/ by Alison Hammond
Written by Alison Hammond, a dietetic intern at UK Markey Cancer Center.
It’s easy to take for granted the fact that we can eat watermelon in January and greens in the heat of August. We have become accustomed to this convenience which has caused us to lose touch with what is actually in season at certain times of the year.
There are many reasons why eating what’s in season is a good practice. When fruits and vegetables are in season they are higher in nutrients and simply taste better, not to mention they are usually easier on the bank account. During cancer treatment, it may be hard to consume a high volume of food, so when cancer patients do eat it’s important they consume as many nutrient-rich foods as possible.
Fruits and vegetables consumed during their normal growing season are fresher, which means they are higher in vitamins and minerals. When they are stored for a long period of time their nutrient content may decrease as they are often preserved to extend their shelf live.
Not only are seasonal fresh fruits and vegetables higher in vitamins and minerals, but they also tend to taste better since they’re usually picked when perfectly ripe. Think back to a freshly-picked ripened tomato. The juicy and sweet characteristics are unmatched by grocery store finds. That’s because the tomatoes found in grocery stores are typically picked early and chilled during transportation to reduce spoilage. This drastically reduces the flavor and also changes the texture.
Finally, eating in-season foods is usually cheaper because the farmers will have an overabundance of produce, which leads to a price decrease. Additionally, there are no transportation or storage costs, which are typically passed along to the customer.
That said, it’s important is to eat as many fruits and vegetables as possible no matter when they were harvested. If access to fresh is difficult, try canned or frozen. What’s great about frozen is that the items are typically picked and flash frozen at the peak of freshness. If canned is more accessible to you, look for low or no salt versions.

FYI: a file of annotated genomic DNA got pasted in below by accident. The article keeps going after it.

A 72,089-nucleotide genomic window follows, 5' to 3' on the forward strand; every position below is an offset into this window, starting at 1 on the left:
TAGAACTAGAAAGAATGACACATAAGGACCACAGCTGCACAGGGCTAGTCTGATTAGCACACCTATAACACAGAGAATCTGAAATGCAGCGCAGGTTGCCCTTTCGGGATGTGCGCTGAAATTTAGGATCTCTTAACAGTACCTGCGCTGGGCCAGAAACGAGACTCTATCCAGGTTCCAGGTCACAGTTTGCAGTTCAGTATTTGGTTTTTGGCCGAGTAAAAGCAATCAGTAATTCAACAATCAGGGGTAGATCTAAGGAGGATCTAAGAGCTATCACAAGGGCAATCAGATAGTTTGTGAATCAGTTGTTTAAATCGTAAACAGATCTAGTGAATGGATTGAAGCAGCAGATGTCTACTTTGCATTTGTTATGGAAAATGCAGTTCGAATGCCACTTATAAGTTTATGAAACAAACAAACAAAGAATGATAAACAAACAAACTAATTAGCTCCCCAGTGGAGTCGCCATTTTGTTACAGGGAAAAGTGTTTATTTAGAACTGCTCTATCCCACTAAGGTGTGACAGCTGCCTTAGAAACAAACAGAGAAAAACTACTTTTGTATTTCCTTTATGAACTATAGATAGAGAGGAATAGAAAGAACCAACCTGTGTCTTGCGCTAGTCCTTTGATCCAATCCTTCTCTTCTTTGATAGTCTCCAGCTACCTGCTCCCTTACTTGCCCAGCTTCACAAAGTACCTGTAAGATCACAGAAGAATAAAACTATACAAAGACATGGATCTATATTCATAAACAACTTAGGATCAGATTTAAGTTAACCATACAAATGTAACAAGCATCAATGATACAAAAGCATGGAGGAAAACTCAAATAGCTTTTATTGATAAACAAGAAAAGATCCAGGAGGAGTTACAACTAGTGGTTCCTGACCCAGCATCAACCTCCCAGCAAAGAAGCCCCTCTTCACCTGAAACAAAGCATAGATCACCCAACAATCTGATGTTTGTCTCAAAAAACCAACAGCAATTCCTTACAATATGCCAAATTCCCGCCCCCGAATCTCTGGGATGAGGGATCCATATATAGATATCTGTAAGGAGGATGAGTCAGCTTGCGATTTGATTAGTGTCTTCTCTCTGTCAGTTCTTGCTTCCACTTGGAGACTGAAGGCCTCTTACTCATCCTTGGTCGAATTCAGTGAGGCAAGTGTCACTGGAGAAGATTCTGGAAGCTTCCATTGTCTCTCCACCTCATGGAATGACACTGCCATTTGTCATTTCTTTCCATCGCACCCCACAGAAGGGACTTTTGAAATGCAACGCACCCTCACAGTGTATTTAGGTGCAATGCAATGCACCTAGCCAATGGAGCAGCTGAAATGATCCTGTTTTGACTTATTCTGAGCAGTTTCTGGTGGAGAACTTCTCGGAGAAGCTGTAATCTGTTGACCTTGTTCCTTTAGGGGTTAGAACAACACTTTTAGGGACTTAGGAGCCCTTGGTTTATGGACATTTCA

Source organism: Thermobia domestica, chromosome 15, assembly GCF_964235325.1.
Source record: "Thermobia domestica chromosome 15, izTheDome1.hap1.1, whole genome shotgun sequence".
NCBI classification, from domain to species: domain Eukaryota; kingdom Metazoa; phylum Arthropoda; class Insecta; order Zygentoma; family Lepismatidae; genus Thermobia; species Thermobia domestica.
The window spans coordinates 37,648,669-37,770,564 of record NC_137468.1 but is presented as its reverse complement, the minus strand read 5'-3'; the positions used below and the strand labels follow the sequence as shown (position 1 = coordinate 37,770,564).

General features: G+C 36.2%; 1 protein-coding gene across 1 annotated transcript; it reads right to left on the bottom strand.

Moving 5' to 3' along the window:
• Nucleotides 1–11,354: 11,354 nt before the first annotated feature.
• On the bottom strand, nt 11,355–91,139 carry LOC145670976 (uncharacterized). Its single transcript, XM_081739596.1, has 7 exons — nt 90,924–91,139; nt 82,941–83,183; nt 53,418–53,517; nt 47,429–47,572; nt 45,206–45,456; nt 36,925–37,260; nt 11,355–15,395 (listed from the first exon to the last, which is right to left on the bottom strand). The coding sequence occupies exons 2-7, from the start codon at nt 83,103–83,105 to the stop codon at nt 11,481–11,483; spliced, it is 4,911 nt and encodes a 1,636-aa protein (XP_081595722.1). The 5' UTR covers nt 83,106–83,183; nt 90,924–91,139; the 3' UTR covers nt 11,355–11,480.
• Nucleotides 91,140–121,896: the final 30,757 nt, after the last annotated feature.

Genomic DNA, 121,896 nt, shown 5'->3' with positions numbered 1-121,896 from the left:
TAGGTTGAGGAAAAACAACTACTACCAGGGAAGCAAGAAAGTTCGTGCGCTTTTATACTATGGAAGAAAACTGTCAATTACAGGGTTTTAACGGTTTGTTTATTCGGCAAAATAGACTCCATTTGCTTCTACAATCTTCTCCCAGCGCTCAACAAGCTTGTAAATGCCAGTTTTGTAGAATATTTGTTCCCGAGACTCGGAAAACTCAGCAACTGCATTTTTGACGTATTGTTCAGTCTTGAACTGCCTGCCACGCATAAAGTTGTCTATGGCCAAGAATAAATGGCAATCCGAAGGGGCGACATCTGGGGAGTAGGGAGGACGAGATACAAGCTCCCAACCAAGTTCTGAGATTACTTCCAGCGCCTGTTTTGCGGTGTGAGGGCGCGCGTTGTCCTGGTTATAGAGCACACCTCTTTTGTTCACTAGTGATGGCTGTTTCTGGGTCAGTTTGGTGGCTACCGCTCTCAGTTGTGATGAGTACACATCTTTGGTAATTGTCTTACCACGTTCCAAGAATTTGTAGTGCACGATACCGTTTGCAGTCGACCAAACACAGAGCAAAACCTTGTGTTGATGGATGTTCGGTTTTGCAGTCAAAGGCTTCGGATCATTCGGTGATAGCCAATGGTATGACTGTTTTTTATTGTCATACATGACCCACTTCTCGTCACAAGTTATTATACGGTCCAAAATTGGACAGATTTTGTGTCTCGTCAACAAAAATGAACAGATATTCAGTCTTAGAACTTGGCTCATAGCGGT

Another way to eat seasonally is by visiting your local farmer’s market. If you live in the Lexington area, check out their website www.lexingtonfarmersmarket.com.
The location of the farmers market rotates around town, and it is open Tuesday – Sunday with some locations functioning year-round. This is also a great opportunity to meet your growers and have a better understanding of where your food comes from.
If you don’t live in or frequent Lexington, check out the Kentucky extension website, http://extension.ca.uky.edu/county. Simply click on the county in which you live and browse to learn more about the produce resources available to you.
Additionally, the farmers market utilizes a program called the Kentucky Double Dollars Matching Program, which doubles your amount of SNAP dollars. So, if you have $10 in SNAP benefits, you have $20 to spend at the farmer’s market. Not only does this program help you get fresh and delicious foods, it allows you to boost the local economy!
To learn more about what is in season each month, check out this website by the USDA, http://snaped.fns.usda.gov/seasonal-produce-guide